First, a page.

Glisten Effect
Editorial Reviews
Scoreboard Forum
Viewer Ratings
     1. Star Wars: Rise of Skywalker
    2. Maleficent: Mistress of Evil
   3. The Addams Family
  4. Joker
 5. It: Chapter Two
6. The Lion King (2019)
         1. Gladiator
        2. Batman
       3. Nightmare Before Christmas
      4. Titanic
     5. Justice League
    6. Star Wars: The Last Jedi
   7. Harry Potter: Sorcerer's Stone
  8. Maleficent
 9. Star Wars: The Force Awakens
10. Edward Scissorhands
Home Page
Menu Options ▼
Comments about the soundtrack for The Terminal (John Williams)

Edit | Delete
Re: My take on rip offs, Zimmer clichés and reading music
• Posted by: Musica42   <Send E-Mail>
• Date: Wednesday, July 7, 2004, at 8:36 p.m.
• IP Address:
• In Response to: Re: My take on rip offs, Zimmer clichés and re... (Ken Applegate)

Good to know there's still a person or two out there that can handle a civilized argument without throwing the usually requisite hissy-fit. I agree with everything you say (except of course on the topic of disliking Zimmer, but to each his own ) And it's nice to see my pursuasive powers are slightly better than I remember them to be

Part of me would enjoy a nice long discourse about what it means to be a musician, but the other part of me says to quit thinking like an academic twit and just enjoy music and those who make it. So perhaps with a little more coaxing I might break out of my shell and actually act like the nerd I am.

> Unfortunately, that is not always true. Case-In-Point: Jim Self (who
> recently played the finale of John's Concerto with the Pacific Symphony).
> The man is a tubist who can compose. I also am a tubist who can compose.
> Can we compose music for film?? Of course we can. If we can compose, we
> can write a film score (after a course in the finer points, which I think
> Jim wouldn't need since he's been in that environment for several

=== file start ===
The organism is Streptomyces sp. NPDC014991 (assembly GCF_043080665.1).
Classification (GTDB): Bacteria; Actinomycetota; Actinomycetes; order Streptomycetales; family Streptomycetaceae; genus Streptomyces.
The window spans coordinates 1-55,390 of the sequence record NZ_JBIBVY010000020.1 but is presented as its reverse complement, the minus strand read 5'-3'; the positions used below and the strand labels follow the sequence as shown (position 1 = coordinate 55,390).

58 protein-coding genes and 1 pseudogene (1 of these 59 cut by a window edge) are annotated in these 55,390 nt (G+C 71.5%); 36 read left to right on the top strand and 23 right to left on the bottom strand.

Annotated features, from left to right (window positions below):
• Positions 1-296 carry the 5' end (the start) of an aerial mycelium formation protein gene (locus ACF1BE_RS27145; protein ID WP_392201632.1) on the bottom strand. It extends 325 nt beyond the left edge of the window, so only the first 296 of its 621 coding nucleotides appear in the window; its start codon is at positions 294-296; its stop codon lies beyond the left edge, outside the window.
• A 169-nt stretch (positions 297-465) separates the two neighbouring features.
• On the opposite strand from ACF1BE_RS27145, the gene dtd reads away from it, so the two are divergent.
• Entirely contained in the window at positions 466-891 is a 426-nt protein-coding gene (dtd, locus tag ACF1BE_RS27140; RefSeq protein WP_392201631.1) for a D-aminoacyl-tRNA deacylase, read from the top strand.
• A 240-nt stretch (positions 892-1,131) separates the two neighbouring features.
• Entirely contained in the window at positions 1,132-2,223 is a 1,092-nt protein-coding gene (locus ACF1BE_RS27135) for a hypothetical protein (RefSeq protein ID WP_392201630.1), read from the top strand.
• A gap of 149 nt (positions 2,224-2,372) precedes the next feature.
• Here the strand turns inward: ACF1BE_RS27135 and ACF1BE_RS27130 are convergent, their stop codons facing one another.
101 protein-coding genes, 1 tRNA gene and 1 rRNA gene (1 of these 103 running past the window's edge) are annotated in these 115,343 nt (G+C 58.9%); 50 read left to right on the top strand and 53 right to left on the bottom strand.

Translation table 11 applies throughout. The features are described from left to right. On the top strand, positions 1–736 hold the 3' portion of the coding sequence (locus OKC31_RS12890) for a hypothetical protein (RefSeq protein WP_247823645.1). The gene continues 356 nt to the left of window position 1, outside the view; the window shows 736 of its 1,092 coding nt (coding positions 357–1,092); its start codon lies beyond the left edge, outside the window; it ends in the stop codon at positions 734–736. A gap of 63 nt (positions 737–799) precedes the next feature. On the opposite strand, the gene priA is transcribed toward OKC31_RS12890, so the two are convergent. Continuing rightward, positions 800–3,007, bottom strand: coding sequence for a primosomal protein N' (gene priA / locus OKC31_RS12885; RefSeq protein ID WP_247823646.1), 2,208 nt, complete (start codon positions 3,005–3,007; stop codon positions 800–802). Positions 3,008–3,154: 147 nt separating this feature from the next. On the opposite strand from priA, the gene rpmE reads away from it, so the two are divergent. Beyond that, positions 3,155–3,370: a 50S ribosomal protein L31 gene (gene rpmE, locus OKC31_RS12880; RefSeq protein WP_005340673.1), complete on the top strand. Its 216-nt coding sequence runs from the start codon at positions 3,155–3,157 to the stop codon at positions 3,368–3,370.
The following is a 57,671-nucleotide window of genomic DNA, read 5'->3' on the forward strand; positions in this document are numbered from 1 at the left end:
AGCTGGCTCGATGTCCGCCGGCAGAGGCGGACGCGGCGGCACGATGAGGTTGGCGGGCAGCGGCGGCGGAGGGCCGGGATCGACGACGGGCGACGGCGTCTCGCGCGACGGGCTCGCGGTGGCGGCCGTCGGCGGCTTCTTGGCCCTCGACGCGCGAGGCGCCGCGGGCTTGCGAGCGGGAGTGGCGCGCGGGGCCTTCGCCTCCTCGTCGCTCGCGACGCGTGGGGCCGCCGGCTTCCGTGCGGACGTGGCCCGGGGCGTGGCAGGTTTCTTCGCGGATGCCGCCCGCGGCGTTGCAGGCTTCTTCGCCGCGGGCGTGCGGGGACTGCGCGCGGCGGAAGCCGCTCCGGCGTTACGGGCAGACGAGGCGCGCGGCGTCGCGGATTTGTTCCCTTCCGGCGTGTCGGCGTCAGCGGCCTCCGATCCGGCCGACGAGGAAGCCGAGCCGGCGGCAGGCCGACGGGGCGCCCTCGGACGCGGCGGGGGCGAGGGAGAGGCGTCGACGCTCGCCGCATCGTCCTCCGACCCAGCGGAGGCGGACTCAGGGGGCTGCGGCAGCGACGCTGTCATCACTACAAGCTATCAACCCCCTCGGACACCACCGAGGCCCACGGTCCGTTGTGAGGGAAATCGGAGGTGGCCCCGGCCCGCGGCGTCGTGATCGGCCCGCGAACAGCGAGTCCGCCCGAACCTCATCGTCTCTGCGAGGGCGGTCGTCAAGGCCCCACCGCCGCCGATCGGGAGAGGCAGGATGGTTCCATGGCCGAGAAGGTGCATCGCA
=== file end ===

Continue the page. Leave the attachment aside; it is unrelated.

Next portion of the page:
> decades.) Also, performance is a craft all its own. Composition is a craft
> all its own, but the two are joined by the common factor of music. To say
> that a composer who knows what he needs to know only knows part of his
> craft would be wrong. The same applies to the performer. He or she
> practices as much as they need to, perform to the level that they are
> required to and just do what they are supposed to do. That is a person who
> knows their craft. And I think you typed that in a much less complex
> manor, so I'll just stop with this now.

I'm starting to yield my position in light of your words. A composer composes, a performer performs, yes? But each profession certainly bleeds into the other. Composers know how to play various assortments of instruments (some to amazing ability), and performers (atleast those inclined to do so) can be exceedingly gifted composers as well. So I just don't see why so-and-so has to be considered a better musician than so-and-so. But I've been embarrassingly wrong before

Anwyay, its been a pleasure.

Comments in this Thread:     Expand >>

Copyright © 1998-2020, Filmtracks Publications. All rights reserved.
The reviews and other textual content contained on the site may not be published, broadcast,
rewritten or redistributed without the prior written authority of Christian Clemmensen at Filmtracks Publications. Scoreboard created 7/24/98 and last updated 4/25/15.